Due to our need for allies in the middle east in our wars against Afghanistan and Iraq, we can’t push Azerbaijan to reform
The rush to move assets overseas, often with scant regard for returns, is a common feature of many oil-producing nations, where corrupt elites seek to ensure that their wealth is safe just in case political winds at home change. The phenomenon is part of the “resource curse,” an ailment that has deformed the economies and politics of corruption-addled, oil-producing nations from Nigeria to Venezuela.
Kerimli said Washington paid too much attention to security and energy issues and thus “sent a signal to our country that democratic reform is not important.” When Richard B. Cheney visited Baku as vice president in 2008, he not only held talks with President Aliyev focused on energy but also met with executives of BP and the U.S. oil company Chevron, both of which have operations in Azerbaijan, as do Exxon and other foreign oil companies. Azerbaijan and the United States, Cheney said, “have many interests in common.”
The Obama administration has also focused on strategic issues in its relations with Azerbaijan. On a visit to Baku two weeks ago, William J. Burns, undersecretary of state for political affairs, praised Azerbaijan for supporting the United States in Afghanistan and trumpeted the role of a U.S.-backed oil pipeline from Baku to Turkey that broke Russia’s stranglehold on energy exports from the Caspian Sea.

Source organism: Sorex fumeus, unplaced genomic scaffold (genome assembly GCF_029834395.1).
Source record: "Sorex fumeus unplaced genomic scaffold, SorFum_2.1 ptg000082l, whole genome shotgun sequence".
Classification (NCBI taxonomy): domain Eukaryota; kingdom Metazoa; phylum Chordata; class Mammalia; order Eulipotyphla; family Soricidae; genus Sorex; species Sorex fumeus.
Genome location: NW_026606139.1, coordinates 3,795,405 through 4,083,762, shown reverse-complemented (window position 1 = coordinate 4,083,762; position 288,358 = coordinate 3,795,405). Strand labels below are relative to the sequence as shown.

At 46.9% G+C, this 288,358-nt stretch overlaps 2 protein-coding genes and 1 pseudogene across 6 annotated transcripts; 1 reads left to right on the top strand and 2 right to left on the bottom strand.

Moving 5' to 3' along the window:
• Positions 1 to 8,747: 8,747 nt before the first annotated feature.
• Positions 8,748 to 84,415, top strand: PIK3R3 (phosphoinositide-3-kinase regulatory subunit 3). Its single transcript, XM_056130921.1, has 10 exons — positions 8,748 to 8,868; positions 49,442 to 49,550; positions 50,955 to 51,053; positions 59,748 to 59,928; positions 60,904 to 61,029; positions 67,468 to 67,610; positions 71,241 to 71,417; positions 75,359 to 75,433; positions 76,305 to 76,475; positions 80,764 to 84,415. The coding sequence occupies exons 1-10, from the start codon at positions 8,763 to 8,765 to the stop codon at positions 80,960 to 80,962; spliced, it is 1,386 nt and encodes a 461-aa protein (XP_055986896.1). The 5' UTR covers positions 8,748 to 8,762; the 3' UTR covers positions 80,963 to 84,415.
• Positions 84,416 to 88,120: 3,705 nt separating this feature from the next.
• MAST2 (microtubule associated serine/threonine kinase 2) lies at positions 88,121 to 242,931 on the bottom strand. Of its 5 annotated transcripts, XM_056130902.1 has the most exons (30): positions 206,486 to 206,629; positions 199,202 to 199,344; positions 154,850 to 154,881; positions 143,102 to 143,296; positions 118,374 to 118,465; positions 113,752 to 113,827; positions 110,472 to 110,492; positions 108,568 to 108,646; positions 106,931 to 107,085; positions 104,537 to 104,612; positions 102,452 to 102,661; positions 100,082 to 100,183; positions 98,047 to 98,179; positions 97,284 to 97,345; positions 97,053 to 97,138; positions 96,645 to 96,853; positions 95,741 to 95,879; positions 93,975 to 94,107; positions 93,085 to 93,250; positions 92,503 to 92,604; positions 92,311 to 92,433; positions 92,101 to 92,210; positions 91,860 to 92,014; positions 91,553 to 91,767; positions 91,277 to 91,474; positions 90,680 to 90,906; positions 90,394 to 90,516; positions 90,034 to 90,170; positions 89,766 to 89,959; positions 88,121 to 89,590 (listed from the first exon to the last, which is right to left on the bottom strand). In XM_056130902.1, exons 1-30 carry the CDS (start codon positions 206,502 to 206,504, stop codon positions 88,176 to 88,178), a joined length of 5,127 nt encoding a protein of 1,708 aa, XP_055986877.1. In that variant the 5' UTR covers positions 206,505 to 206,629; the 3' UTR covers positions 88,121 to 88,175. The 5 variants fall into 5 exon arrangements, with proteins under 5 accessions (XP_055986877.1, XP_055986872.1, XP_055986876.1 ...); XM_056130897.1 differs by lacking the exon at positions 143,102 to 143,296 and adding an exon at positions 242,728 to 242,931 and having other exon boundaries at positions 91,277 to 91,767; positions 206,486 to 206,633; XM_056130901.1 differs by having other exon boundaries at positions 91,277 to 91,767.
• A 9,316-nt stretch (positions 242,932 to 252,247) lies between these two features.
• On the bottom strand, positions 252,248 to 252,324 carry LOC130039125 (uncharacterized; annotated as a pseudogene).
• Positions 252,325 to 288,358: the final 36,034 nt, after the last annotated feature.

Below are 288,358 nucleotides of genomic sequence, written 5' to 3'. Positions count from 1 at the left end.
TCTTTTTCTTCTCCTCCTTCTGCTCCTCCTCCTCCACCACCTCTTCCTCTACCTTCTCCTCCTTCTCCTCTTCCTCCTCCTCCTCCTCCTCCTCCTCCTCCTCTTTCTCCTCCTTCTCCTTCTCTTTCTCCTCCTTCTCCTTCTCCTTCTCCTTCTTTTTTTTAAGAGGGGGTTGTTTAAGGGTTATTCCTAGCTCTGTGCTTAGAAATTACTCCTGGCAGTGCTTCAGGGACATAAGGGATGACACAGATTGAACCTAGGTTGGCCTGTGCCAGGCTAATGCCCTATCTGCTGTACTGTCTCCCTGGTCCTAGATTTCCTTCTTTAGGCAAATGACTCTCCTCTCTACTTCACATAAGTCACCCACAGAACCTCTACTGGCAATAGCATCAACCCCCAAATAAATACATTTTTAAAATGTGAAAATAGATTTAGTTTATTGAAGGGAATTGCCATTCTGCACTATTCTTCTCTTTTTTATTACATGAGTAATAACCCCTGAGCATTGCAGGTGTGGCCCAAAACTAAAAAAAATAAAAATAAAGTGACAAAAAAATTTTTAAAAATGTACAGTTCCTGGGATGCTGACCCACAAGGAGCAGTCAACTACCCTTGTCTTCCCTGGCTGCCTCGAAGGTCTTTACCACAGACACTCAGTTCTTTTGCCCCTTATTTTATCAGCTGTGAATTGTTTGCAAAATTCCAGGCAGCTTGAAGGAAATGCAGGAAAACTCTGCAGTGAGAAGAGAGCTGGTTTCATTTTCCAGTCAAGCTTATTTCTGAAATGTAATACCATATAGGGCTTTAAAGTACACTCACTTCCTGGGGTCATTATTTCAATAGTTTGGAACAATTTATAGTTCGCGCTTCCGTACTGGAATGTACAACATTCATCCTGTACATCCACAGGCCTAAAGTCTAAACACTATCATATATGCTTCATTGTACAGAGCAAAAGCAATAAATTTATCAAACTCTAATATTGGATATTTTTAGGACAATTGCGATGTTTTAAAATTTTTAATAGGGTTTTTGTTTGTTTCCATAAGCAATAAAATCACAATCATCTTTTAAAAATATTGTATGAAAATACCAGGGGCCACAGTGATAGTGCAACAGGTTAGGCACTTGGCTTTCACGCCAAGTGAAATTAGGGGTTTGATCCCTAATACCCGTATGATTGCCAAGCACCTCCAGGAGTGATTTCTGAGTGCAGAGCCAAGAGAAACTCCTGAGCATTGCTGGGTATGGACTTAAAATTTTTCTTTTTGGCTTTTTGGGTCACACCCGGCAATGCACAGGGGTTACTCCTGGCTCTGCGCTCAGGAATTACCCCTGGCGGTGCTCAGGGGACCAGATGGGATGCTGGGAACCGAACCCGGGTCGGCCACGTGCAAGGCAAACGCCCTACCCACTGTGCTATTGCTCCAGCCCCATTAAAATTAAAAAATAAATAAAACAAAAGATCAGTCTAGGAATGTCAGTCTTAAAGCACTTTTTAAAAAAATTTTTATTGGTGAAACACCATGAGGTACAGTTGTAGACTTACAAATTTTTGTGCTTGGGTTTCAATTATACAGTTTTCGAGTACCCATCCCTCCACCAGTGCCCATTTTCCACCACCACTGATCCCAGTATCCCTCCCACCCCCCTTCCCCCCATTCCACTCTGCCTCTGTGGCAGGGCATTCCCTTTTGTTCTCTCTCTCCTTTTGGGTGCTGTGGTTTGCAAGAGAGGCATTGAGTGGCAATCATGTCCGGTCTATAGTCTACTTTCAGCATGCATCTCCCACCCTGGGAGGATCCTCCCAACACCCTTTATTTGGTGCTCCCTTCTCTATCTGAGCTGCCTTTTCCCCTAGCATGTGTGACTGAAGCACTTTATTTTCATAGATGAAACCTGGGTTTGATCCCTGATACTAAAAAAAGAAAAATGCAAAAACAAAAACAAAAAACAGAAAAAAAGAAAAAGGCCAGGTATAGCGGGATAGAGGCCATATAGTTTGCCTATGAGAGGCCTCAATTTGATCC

In a speech, Burns avoided direct criticism of Azerbaijan, noting only: “We also believe that the strengthening of democratic institutions, rule of law and respect for human rights will have a positive effect on the future of this country.”
And in part because Turkey is a key ally in our middle east wars our government can’t call the almost century old mass murder of over one million Armenians genocide.
WASHINGTON — The House Foreign Affairs Committee voted narrowly on Thursday to condemn as genocide the mass killings of Armenians early in the last century, defying a last-minute plea from the Obama administration to forgo a vote that seemed sure to offend Turkey and jeopardize delicate efforts at Turkish-Armenian reconciliation.
The vote on the nonbinding resolution, a perennial point of friction addressing a dark, century-old chapter of Turkish history, was 23 to 22. A similar resolution passed by a slightly wider margin in 2007, but the Bush administration, fearful of losing Turkish cooperation over Iraq, lobbied forcefully to keep it from reaching the House floor. Whether this resolution will reach a floor vote remains unclear.
In Ankara, the capital, the office of Prime Minister Recep Tayyip Erdogan immediately issued a sharp rebuke. “We condemn this bill that denounces the Turkish nation of a crime that it has not committed,” the statement said. Ambassador Namik Tan, who had only weeks ago taken up his post in Washington, has been recalled to Ankara for consultations, according to the statement.
Historians say that as many as 1.5 million Armenians died amid the chaos and unrest surrounding World War I and the disintegration of the Ottoman Empire. Turkey denies, however, that this was a planned genocide, and had mounted a vigorous lobbying campaign against the resolution.
A White House spokesman, Mike Hammer, said that Secretary of State Hillary Rodham Clinton had told Representative Howard L. Berman of California, the committee chairman, late on Wednesday that a vote would be harmful, jeopardizing Turkish-Armenian reconciliation efforts that last year yielded two protocols aimed at a thawing of relations.